I have planted myself in Houston’s soil and slowly but surely my roots are extending deeper and holding me stronger. The nutrients of this Houston earth are beginning to feed me, to grow me, to sustain me. Houston has become a part of me and continues to be more so.
I am allowing myself to fall in love.
The other morning I read through some of my journal entries from this time last year, when I was beginning the second trimester of my Mission Year. I was floored as I read story after story of how God showed up. All I had to do was make myself available to Him. Though I doubted, though I struggled, though I resisted, though I closed my eyes and my heart – God was faithful. God is faithful. Always, ever will He be faithful.
What I loved the most was seeing certain names come up over and over and remembering the process of beginning, pursuing, and deepening those friendships. I read about interactions with neighbors, my hopes and prayers for those relationships, and how God answered those prayers and blessed my often feeble efforts. I read about my friendship with the refugee family and all that we went through with them. Although I was often tired and not extremely excited about going to their house and struggling through communication, I always ended up feeling blessed by our time together. Being with them made me feel at home and as I think back on our relationship, I am amazed at how God brought us together.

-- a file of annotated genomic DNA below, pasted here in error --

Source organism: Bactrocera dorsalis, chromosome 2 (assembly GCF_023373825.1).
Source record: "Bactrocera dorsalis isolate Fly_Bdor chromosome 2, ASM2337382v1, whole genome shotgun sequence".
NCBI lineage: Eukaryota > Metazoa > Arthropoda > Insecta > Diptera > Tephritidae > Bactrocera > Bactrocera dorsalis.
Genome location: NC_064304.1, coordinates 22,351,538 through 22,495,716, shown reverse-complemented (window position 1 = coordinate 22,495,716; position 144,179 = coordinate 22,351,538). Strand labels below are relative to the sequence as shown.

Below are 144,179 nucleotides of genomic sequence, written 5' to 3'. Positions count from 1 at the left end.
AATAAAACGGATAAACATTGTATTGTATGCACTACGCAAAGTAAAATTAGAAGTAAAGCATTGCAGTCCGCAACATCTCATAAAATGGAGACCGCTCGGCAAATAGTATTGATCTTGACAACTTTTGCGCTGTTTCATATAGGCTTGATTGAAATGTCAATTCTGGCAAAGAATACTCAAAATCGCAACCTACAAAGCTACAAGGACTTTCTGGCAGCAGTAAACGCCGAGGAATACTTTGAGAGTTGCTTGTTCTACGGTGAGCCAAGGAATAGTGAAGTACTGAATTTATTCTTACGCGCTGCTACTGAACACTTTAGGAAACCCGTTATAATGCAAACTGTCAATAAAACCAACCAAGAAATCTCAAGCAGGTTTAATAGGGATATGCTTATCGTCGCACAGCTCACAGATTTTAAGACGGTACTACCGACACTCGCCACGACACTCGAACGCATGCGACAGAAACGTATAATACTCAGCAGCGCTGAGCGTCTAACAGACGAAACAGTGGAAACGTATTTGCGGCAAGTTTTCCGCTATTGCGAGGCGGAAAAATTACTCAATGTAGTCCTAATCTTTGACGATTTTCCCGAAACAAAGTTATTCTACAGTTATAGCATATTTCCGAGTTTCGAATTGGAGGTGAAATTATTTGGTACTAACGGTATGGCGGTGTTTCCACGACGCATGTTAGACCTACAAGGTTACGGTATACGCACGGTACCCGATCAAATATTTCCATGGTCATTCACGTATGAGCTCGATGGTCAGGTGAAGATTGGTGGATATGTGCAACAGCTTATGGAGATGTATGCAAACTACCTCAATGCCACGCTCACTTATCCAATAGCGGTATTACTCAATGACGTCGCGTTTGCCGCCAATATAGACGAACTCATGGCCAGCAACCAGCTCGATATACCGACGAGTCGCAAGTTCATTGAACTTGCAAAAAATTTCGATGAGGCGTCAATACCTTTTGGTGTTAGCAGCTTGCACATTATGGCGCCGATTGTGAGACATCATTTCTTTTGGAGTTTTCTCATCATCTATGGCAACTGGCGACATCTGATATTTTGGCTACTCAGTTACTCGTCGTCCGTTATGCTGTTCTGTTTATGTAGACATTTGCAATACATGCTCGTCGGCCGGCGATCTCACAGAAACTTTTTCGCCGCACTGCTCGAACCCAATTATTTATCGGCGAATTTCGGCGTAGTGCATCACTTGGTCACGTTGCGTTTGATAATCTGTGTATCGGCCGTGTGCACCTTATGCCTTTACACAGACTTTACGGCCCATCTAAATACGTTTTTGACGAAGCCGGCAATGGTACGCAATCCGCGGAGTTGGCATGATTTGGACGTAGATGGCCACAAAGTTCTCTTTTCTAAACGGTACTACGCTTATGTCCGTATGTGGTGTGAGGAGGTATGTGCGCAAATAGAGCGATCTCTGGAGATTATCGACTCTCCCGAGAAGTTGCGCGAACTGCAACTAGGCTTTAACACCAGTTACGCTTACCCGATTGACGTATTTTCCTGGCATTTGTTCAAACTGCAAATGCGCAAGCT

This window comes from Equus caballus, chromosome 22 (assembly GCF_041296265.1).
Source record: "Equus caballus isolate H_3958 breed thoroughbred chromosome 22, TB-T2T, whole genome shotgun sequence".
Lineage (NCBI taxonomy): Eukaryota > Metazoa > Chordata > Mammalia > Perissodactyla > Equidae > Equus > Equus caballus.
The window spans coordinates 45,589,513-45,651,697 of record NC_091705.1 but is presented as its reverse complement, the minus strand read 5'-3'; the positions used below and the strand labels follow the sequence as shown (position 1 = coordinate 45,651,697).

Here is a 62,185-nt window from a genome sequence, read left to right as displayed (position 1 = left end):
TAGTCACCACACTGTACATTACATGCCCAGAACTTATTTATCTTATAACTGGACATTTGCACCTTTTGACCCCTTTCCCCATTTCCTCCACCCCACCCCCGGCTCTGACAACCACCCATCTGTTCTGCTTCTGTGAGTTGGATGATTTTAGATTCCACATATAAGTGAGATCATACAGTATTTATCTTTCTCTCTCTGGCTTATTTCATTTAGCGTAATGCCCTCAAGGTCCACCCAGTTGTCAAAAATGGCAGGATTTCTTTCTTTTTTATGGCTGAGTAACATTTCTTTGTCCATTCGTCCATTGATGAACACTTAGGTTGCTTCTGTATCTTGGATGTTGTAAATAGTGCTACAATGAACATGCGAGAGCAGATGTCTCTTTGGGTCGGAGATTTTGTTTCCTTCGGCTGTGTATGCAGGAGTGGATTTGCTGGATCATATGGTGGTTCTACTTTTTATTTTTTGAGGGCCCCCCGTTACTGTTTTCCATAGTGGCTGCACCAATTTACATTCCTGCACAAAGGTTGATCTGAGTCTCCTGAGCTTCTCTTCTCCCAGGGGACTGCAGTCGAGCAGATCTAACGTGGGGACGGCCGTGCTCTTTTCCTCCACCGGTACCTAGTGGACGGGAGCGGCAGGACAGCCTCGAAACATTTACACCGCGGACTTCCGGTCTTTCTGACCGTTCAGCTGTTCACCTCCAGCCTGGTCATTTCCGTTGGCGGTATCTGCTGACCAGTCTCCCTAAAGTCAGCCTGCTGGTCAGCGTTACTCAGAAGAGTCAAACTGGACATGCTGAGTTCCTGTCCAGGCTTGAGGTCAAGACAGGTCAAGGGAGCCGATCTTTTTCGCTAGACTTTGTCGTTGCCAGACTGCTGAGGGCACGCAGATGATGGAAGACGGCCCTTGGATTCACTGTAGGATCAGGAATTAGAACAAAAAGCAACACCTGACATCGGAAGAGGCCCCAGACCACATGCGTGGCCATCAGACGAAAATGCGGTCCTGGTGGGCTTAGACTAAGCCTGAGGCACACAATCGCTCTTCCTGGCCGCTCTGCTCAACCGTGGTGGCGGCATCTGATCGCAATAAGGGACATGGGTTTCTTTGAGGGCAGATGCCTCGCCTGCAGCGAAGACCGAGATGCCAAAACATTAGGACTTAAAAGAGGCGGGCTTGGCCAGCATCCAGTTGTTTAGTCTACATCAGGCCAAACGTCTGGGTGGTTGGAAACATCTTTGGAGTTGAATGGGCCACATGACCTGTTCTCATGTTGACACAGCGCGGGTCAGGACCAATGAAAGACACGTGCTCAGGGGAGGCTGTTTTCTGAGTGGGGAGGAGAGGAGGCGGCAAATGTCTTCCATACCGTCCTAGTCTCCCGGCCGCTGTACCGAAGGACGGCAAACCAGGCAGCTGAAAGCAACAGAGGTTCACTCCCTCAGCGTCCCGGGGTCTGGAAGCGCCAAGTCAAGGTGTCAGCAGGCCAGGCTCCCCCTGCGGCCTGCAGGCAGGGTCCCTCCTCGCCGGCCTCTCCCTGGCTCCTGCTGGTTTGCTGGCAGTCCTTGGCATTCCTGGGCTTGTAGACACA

Now God is dreaming a dream within me. I dream of remaining in Houston, of moving into a neighborhood and dwelling there, building relationships and maintaining them for years, investing in the children of the neighborhood and watching them grow, caring about the needs and issues of the community because it is my community, my home. I want the threads of these relationships to be woven throughout my journal entries and memories not just for one year, or even two, but indefinitely.
As Mission Year ended last year, Houston looked at me and said with furrowed brow and slight sad confusion, “You can’t leave.”
I looked at Houston and said, “You’re right.” And I stayed.
As I began to consider options following my second year working with the program, Houston again looked me in the eyes and said, more firmly this time, “Sarah, you can’t leave.”
Again I looked at Houston, caught slightly off guard, and I said, “You’re right. This is home.”
I look forward with anticipation to living out my life here until God leads me elsewhere.